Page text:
Why does the New Testament use the expression
‘the God of peace’ and what is the meaning of this phrase? In the Old Testament, the God of
Israel is often connected with peace, but he is never called ‘the God of peace’. Not until the
Hellenistic period is this expression sporadically found in Judaism (once in the Testaments of
the Twelve Patriarchs and once in Philo). As for the biblical Umwelt, the gods of the ancient Near
East were not very peace-loving, and in the perception of Greco-Roman culture the god of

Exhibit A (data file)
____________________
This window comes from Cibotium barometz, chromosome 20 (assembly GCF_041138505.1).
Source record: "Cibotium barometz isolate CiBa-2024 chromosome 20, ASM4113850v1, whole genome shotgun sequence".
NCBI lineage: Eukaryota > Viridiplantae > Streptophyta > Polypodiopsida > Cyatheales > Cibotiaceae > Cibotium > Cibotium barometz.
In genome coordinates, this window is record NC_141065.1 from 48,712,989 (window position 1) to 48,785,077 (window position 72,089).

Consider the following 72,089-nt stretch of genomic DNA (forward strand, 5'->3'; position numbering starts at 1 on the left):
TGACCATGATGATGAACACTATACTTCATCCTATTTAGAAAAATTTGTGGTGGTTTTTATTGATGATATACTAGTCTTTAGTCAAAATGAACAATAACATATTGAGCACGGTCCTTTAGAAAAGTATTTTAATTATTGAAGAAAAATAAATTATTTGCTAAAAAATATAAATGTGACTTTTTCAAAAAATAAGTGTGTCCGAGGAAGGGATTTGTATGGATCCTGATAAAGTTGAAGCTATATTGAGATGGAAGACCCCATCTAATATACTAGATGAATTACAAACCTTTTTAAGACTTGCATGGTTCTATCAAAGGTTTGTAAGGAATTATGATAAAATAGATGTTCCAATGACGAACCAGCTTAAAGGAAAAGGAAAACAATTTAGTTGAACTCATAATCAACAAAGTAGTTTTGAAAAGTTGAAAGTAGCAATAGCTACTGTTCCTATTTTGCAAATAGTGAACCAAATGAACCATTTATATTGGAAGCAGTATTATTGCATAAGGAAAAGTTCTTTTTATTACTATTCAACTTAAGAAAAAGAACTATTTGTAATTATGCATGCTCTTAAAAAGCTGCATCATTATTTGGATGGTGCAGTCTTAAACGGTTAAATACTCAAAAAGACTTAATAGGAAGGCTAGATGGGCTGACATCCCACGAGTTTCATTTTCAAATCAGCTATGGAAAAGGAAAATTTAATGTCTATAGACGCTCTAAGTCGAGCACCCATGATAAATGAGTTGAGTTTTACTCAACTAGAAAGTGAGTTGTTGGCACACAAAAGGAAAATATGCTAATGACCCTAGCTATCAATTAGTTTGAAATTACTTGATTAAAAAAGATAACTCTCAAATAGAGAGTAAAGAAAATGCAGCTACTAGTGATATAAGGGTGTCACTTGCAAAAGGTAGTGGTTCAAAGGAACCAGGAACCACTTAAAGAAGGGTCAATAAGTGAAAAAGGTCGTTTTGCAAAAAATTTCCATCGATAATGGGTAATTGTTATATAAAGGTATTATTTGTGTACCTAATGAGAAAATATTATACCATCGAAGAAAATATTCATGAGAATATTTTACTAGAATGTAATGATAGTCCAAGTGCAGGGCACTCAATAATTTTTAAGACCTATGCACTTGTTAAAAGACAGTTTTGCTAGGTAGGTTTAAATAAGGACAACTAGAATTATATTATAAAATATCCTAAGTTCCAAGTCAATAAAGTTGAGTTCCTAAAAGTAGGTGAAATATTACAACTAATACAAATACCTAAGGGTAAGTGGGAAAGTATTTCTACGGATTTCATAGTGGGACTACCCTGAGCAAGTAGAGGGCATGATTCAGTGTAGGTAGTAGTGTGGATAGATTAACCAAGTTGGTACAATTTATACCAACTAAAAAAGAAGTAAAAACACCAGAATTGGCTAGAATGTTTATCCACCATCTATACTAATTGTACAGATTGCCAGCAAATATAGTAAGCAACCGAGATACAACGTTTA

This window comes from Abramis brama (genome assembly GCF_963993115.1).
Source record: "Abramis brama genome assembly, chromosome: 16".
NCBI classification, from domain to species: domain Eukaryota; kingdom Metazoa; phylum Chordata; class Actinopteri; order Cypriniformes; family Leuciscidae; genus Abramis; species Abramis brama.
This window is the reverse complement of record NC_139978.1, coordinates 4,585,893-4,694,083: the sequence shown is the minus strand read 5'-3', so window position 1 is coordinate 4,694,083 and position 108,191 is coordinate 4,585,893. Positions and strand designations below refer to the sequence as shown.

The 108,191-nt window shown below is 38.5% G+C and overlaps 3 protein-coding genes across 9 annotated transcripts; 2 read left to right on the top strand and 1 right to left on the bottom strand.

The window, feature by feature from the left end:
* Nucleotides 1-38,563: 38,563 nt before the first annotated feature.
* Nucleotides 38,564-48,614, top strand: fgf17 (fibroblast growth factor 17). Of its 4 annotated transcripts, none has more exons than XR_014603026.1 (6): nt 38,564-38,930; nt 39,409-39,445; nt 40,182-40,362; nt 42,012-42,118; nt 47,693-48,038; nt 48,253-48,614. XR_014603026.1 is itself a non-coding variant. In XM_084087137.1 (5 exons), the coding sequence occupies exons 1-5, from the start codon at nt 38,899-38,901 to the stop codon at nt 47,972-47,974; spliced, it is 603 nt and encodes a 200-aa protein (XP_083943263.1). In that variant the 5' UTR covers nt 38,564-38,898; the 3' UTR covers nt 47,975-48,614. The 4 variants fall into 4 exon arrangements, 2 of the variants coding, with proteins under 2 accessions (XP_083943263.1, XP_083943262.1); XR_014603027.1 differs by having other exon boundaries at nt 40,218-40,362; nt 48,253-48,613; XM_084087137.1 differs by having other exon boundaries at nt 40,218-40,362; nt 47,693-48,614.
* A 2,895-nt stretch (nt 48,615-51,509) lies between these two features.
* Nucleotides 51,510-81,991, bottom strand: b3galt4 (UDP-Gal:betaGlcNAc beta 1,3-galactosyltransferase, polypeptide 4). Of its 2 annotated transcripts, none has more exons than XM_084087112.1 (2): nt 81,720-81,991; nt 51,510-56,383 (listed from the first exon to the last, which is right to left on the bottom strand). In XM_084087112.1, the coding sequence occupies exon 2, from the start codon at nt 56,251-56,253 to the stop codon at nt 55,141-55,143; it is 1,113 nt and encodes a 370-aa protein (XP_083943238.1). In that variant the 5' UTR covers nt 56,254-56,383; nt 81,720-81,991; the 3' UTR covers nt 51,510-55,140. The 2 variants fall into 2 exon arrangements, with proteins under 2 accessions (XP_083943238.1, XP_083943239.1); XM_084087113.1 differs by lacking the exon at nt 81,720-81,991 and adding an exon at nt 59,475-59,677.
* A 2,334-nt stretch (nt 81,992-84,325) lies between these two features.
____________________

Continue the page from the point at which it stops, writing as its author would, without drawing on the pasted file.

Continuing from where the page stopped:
war, Arès/Mars, as one of the twelve Olympians was much more prominent than Eirènè/Pax.
However, the expression ‘the God of peace’ is found several times in the Corpus Paulinum
and once in the letter to the Hebrews. This article investigates all New Testament texts that
have this formula, suggesting that the apostle Paul could be responsible for the wording.
In conclusion, Paul states that the God of Israel desires to establish a definitive peace in his
creation through the crucifixion and resurrection of Jesus Christ and by finally defeating all
powers of evil. This apostolic message further indicates that Christians are supposed to be
bearers of peace, promoting a peaceful atmosphere in their environment and in the world.